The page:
Pretty much more of the same. Replaced an Underwood typewriter and a bottle of Snopake with a Commodore 64, then a Kaypro running CP/M, then a dual-floppy PC with a squinty green-screen monitor running MS-DOS 2.1 and MS Word 1.01. Then a PC with a massive 10mb hard drive followed by more PCs, and Windows 2.11, and Windows 3.1, and Windows 95. Around there I replaced my Toshiba laptop–I always used a desktop and a laptop, so that at least one was working–with a white-Chiclet iBook running the first version of OS-X, and when it came time to replace the desktop I abandoned Windows for one of those impressionistic iMacs that looked like a tanning lamp skewering half a soccer ball.

And never looked back. Partly because I’m a writer for whom computers became a transformative tool, replacing typewriters and Post-Its and scissors and paste and white-out and unproductive time.

I know nothing of programming and couldn’t care less. I don’t do games. I simply write, and until I retired a few years ago I was an editor. Partly, I think, I made my denominational shift because I could do the Windows salute–Control, Alt, Delete–in my sleep, but all these years later I still have to look up the key combination to restart my Mac. I measure cost not by initial purchase price and a spec sheet but how the tool enables my particular profession.

As MS Word morphed from a grand writing program into the all-purpose-everything of corporate America, I tried out alternatives, and came to Scrivener for Mac in 2006, when it was in its beta stage. Since then I have used nothing else. I no longer own Word. I wrote six books and edited a magazine, every phase from submissions to final transmittal to the InDesign gnomes in production, using nothing but Scrivener, with an occasional foray into Apple Pages, and its predecessors, when the need for Track Changes reared its presumptuous head.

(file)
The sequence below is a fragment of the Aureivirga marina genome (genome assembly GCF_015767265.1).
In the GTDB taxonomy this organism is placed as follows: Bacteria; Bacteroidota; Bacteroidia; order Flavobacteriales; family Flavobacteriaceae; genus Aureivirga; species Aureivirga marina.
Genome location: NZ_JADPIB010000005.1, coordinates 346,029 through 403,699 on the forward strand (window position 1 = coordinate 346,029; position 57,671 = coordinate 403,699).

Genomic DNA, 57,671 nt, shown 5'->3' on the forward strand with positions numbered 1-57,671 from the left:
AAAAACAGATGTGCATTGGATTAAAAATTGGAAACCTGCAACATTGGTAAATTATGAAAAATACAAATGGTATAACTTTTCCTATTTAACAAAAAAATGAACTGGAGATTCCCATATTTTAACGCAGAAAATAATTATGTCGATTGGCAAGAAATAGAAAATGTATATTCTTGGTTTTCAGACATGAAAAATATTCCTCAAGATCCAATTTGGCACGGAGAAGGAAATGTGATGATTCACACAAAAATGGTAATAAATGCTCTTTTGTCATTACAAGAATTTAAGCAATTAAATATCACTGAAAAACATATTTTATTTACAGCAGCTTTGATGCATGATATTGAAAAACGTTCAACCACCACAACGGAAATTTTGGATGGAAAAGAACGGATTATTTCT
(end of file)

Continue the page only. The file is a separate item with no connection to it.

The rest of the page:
So that’s why I use a Mac. Scrivener enables me to pay my bills with a minimum of fuss and bother, and Scrivener, because it was created on a Mac, still runs best on a Mac.

Folks, this is a great conversation, but this is not the right forum for it. This forum is for technical support questions for the Mac version of Scrivener.

I’m sure if one of the L&L staff want this thread elsewhere they will move it.

Others have pretty much said what I would. I use both MacOS and Win. Catalina and Parallels (yes I know earlier versions were buggy as hell) allows me to run both Win and MacOS side by side (big monitors help) and defying logic Win runs smoother on the MacBook than on the dedicated Win machine. (Others have also reported this so guess not just my imagination).

I would work exclusively on Mac if it were not for 2 programs and also writing manuals for Win.

IMHO, MacOS is a ‘cleaner OS’ and the hardware has a greater life expectancy as mentioned above.

First switched to a Mac because of Scrivener 1 and DevonThink Pro. There was nothing like Scrivener for Windows at the time, and there’s still no Windows equivalent to DevonThink Pro.